Go Bandage overlay
Go

Bandage bandages


Crash bandage - a band of bandage or matter, both ends of which are cut lengthwise (Fig. 21). It is more often applied on the face (Fig. 22), the chin (Fig. 23), the back of the head (Fig. 24) and the crown (Fig. 25).

A T-bandage is a strip of cloth or bandage, to the middle of which another strip is sewn or through it (fig. 26). The horizontal part is fixed around the waist, and the vertical part passes through the crotch (Fig. 27) and is tied or pinned to the first strip.

Bandage dressings are most convenient, as they best hold the dressing material and provide uniform pressure. When applying a bandage dressing, the patient should be in a comfortable position, and the bandage part of the body should be fixed and accessible to the bandager. The leg should be straightened, the foot should be at a right angle (Fig. 28), the arm bent at the elbow (Fig. 29), the shoulder in a small lead from the body, the fingers in slight bending, opposing I and V fingers (Fig. 30). When bandaging the pelvis, abdomen and hips, it is convenient to use special supports (Fig. 31) or sliding tables.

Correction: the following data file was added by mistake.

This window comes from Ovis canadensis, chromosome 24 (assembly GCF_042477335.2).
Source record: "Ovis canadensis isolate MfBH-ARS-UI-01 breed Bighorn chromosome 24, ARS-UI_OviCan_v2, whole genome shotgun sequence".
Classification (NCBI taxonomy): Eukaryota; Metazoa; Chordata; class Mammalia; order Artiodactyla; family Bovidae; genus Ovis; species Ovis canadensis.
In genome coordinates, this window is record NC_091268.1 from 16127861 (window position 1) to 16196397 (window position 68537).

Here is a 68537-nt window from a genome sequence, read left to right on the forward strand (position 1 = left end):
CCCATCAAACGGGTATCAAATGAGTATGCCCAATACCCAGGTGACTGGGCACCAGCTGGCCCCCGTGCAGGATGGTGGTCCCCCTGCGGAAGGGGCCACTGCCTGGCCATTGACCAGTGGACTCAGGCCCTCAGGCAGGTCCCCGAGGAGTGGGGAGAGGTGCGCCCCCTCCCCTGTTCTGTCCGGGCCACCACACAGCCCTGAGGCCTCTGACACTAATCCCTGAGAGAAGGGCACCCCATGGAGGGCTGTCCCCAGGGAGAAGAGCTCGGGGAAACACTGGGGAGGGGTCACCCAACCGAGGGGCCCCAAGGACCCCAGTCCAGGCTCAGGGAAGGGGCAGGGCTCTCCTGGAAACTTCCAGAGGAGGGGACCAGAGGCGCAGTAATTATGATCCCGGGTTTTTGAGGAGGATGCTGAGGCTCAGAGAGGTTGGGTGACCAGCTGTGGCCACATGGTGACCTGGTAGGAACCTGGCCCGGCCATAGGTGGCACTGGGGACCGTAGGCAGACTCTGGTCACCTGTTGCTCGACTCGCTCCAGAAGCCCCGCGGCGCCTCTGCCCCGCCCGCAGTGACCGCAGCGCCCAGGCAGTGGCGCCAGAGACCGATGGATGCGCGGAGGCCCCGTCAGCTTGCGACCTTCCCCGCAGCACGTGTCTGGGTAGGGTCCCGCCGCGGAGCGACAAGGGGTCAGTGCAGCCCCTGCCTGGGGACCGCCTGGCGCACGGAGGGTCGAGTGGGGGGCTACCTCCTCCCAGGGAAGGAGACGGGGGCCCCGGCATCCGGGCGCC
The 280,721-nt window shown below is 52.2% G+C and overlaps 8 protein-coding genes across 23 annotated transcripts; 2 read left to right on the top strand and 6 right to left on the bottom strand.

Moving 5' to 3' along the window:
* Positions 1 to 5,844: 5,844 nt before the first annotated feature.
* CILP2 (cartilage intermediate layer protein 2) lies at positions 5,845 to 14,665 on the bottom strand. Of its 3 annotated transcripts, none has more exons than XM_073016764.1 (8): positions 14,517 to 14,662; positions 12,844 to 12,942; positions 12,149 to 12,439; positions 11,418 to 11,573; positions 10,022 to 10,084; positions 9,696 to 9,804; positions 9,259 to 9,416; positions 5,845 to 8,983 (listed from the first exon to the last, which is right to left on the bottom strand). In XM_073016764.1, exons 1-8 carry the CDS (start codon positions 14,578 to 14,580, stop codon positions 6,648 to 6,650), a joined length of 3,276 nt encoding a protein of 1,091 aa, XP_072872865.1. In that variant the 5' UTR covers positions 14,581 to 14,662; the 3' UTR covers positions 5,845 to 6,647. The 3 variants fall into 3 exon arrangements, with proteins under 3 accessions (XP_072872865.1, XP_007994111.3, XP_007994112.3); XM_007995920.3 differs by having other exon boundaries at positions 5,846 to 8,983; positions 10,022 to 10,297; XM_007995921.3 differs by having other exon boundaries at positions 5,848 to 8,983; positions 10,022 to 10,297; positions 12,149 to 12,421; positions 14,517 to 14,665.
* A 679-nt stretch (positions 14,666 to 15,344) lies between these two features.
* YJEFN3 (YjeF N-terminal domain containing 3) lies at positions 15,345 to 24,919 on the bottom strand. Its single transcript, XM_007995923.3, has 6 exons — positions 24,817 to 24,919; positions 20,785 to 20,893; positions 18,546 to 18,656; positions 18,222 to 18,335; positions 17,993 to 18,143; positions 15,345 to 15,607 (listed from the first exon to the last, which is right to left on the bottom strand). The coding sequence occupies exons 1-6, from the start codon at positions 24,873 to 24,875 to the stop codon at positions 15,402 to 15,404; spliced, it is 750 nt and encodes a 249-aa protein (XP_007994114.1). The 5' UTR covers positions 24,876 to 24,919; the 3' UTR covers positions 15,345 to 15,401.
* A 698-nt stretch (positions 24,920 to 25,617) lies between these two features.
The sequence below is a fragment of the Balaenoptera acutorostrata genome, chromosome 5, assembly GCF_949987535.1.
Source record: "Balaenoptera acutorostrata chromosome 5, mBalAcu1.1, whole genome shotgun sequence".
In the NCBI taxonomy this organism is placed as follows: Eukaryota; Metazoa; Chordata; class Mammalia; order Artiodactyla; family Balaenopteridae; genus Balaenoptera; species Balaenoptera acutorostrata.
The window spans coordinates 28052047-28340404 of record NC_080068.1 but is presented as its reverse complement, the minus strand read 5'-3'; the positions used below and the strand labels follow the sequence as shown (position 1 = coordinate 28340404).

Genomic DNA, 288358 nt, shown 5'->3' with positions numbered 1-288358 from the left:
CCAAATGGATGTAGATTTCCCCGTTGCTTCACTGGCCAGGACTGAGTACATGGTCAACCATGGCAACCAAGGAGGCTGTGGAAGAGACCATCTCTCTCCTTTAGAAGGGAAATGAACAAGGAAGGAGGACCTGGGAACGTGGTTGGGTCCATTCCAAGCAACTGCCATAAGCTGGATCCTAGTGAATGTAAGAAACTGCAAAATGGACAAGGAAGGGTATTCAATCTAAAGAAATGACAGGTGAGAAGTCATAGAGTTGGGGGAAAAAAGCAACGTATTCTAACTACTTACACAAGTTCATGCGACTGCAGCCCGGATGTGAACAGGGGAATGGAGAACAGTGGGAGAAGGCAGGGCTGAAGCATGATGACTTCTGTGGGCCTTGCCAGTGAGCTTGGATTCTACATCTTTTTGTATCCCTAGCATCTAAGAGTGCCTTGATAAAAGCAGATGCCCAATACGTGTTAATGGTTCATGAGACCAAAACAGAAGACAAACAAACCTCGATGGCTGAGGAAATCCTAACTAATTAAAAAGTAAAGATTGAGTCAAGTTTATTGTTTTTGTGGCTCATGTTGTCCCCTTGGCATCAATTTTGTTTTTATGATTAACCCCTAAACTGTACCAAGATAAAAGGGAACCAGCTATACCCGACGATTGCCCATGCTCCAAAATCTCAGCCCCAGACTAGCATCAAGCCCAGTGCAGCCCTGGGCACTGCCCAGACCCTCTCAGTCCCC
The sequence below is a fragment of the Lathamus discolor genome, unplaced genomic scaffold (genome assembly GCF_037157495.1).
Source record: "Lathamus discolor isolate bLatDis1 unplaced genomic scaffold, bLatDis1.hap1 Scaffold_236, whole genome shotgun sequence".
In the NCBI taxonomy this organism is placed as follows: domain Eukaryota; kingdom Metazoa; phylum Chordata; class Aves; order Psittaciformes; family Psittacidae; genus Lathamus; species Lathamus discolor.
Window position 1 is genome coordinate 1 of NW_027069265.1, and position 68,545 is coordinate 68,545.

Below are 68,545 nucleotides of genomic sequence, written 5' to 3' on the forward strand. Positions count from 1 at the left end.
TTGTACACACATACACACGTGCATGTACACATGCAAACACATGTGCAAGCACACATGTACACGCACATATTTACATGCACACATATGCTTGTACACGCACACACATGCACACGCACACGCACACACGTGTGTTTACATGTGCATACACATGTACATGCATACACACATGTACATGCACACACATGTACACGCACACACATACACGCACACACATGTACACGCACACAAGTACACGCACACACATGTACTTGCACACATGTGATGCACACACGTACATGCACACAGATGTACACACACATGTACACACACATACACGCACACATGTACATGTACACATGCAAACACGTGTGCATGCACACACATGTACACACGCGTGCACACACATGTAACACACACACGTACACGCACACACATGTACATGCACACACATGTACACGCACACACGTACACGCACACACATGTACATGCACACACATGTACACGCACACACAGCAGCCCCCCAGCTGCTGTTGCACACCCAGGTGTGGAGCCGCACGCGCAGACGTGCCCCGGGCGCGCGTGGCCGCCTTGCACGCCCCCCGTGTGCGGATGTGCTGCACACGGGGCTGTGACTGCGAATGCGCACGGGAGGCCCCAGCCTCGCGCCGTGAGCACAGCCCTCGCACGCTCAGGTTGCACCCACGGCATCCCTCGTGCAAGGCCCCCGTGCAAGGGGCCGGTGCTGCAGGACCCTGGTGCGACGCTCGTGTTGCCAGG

Go

A binder gets to face the patient in order to monitor his condition and see if he is hurting. Bandaging is conducted from bottom to top, from left to right, i.e., clockwise. Use the right hand to unfold the head of the bandage, with the left hand to hold it and straighten it.

Each turn of the bandage (tour) should cover the previous half or 2/3 of its width; fix the end of the bandage on the side opposite to the wound, cutting it along the length and tying around the bandaged part. When bandaging any part of the body, the following types of bandage dressings are used: circular (circular), spiral (fig. 62), creeping, cruciform (fig. 37) or eight-shaped, spike (fig. 64) and turtle (fig. 63).

Simplified dressings . To save dressings, dressings can be simplified (Fig. 78-80). The most commonly used is a bandage (Fig. 81), suspensories , dressings of various shapes according to the patterns on the sternum region (Fig. 82 and 83), the back of the neck (Fig. 84), on the shoulder (Fig. 85), and the groin area (Fig. 86), on the eye (fig. 87), the parotid region (fig. 88), face (fig. 89), brush (fig. 90), finger (fig. 91), stump (fig. 92).